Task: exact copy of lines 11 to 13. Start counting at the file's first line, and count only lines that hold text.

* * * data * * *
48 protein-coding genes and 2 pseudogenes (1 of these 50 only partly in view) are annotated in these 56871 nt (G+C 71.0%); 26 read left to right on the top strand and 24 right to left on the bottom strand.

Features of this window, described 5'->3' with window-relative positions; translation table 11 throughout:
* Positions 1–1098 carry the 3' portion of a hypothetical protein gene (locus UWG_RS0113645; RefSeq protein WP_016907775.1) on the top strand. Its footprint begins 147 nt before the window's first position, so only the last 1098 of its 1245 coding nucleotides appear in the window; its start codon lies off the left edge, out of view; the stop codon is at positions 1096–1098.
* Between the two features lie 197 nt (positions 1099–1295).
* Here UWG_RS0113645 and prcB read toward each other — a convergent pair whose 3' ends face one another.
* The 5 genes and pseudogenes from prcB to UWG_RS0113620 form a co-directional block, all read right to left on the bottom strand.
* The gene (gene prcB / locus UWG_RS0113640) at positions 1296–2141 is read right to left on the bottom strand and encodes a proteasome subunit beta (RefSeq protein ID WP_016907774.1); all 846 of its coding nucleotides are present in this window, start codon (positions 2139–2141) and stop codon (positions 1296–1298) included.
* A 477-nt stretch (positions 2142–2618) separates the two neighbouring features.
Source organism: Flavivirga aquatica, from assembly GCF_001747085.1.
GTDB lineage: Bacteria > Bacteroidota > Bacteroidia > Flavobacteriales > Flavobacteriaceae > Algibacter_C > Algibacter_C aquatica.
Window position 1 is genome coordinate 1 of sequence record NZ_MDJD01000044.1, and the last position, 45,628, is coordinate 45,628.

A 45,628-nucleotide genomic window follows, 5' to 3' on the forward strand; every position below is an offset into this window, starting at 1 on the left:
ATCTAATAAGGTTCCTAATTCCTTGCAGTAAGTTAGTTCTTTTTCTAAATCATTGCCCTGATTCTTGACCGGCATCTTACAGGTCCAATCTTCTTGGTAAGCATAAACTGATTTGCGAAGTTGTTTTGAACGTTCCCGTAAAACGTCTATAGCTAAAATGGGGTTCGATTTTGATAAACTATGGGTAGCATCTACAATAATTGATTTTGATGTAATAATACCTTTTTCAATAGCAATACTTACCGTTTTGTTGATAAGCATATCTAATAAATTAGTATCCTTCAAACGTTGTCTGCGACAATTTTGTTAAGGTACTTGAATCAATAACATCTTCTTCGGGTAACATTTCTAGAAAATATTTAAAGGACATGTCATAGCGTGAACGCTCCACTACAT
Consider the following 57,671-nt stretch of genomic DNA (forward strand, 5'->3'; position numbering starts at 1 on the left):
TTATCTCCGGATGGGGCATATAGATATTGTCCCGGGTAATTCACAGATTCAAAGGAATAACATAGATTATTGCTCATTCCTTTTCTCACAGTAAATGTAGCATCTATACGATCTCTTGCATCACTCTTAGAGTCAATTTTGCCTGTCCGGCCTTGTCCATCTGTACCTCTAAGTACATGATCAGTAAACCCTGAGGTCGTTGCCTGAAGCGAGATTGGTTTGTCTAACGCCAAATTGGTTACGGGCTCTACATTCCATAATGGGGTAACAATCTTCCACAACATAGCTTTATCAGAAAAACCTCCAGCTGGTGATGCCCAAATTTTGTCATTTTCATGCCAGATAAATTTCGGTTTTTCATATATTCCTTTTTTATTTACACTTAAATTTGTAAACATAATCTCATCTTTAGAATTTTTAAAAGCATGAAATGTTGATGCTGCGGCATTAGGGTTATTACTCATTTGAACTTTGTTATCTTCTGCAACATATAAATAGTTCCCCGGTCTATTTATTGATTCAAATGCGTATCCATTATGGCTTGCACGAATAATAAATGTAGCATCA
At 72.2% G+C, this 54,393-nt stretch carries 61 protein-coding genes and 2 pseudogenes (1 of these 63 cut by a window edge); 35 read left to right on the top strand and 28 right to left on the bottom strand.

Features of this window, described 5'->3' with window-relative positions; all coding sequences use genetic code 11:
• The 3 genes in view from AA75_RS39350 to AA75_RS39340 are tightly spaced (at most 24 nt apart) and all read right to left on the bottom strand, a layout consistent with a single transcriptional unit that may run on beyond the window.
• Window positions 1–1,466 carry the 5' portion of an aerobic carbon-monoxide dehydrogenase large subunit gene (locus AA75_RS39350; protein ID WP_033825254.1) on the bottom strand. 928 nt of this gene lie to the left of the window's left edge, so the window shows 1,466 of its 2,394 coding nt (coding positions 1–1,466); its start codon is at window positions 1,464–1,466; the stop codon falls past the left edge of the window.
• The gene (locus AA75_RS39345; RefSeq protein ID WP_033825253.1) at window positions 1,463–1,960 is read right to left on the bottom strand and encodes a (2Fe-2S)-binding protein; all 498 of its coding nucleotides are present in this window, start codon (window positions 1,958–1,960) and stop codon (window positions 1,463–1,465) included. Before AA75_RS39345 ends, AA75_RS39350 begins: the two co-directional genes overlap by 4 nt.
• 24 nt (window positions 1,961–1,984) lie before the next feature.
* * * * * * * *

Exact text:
Window position 1 is genome coordinate 1 of sequence record NZ_MDJD01000044.1, and the last position, 45,628, is coordinate 45,628.

A 45,628-nucleotide genomic window follows, 5' to 3' on the forward strand; every position below is an offset into this window, starting at 1 on the left:
ATCTAATAAGGTTCCTAATTCCTTGCAGTAAGTTAGTTCTTTTTCTAAATCATTGCCCTGATTCTTGACCGGCATCTTACAGGTCCAATCTTCTTGGTAAGCATAAACTGATTTGCGAAGTTGTTTTGAACGTTCCCGTAAAACGTCTATAGCTAAAATGGGGTTCGATTTTGATAAACTATGGGTAGCATCTACAATAATTGATTTTGATGTAATAATACCTTTTTCAATAGCAATACTTACCGTTTTGTTGATAAGCATATCTAATAAATTAGTATCCTTCAAACGTTGTCTGCGACAATTTTGTTAAGGTACTTGAATCAATAACATCTTCTTCGGGTAACATTTCTAGAAAATATTTAAAGGACATGTCATAGCGTGAACGCTCCACTACAT